The world of Chinese cell phone games is a curious one, filled with offshoots of popular properties, both legitimate and bootlegged. Shinobi 2 is an officially licensed Sega product, though its ties to the Shinobi series proper are tenuous. The title indicates that this is probably meant to be the sequel to the mobile port of the arcade game released a few years prior, though it is a wholly original game. The Chinese title is Meiying Renzhe: Yanpiao Xiang, which translates to “Phantom Ninja: Flame Fragrance“.
The game stars a female ninja named Honoka, both a member of the Oboro Ninja clan and a CIA agent. Her mask is a little more revealing than Hibana’s. Her main weapon includes three swords with different abilities: fire, ice, and poison. Each enemy is also associated with a different colored symbol. If they are killed with the matching sword color, they’ll drop orbs to strengthen that weapon. Although Honoka does not wield shurikens, the swords have projectile attacks, and she also brings out a gun for when she’s hanging on ledges. She can also run straight up walls and bounce back and forth, though these abilities are rarely tested.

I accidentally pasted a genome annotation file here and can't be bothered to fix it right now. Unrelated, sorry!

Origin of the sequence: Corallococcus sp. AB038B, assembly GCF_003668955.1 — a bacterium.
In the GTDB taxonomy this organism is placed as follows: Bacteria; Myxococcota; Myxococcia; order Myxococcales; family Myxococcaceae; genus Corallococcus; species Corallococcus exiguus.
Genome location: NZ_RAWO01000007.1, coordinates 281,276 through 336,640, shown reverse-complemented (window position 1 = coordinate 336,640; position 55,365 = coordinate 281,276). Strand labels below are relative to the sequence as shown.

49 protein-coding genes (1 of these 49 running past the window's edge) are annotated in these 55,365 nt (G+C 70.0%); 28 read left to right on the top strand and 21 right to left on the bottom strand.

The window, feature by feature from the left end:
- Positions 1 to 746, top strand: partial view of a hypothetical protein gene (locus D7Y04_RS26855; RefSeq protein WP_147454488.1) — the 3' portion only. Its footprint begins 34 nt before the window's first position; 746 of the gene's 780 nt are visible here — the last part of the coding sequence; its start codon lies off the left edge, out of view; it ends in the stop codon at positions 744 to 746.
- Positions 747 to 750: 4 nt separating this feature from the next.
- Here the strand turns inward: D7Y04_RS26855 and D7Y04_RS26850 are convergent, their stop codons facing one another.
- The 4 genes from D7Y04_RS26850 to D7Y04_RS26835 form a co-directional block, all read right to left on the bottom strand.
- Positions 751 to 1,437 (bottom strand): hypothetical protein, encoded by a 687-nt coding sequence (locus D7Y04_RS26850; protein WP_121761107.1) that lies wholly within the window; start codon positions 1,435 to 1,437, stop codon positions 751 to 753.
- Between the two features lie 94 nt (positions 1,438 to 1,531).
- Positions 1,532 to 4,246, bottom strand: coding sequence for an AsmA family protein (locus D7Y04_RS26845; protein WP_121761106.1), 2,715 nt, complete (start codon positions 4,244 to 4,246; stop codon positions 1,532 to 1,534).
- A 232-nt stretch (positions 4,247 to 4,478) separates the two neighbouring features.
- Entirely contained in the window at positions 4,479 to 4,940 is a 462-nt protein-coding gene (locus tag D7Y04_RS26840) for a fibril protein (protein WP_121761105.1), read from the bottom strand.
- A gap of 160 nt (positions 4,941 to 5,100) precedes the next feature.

Some levels simply require that you get to the exit, others feature certain tasks, like obtaining a certain number of key cards, finding objects to unlock doors, or just killing all of the enemies. A few stages are simple shooting segments, where you control Honoka on a glider. Every few stages there are also bonus levels where Honoka automatically runs forward, and you must press colored buttons to defeat oncoming bad guys.
In spite of the setting and general theme, the game doesn’t play like any of the other Shinobi games, and feels more like a generic action-platformer. The graphical style is much brighter and more manga influenced than the previous games. The pixel artwork is generally attractive, though the quality of the animation is inconsistent. The game’s music is also negligible.
As typical of most mobile titles, the game falters with its controls. The hit detection never feels right, and enemies take far too many hits to kill. Even though you can double jump, it’s still difficult to land on platforms, which is troublesome considering that you take damage from long falls. A few areas take place on a moving train, and the physics make absolutely no sense.
Shinobi 2 is not particularly good but, like most of these obscure Chinese offshoots, it is amusing for fans purely from a trivia standpoint.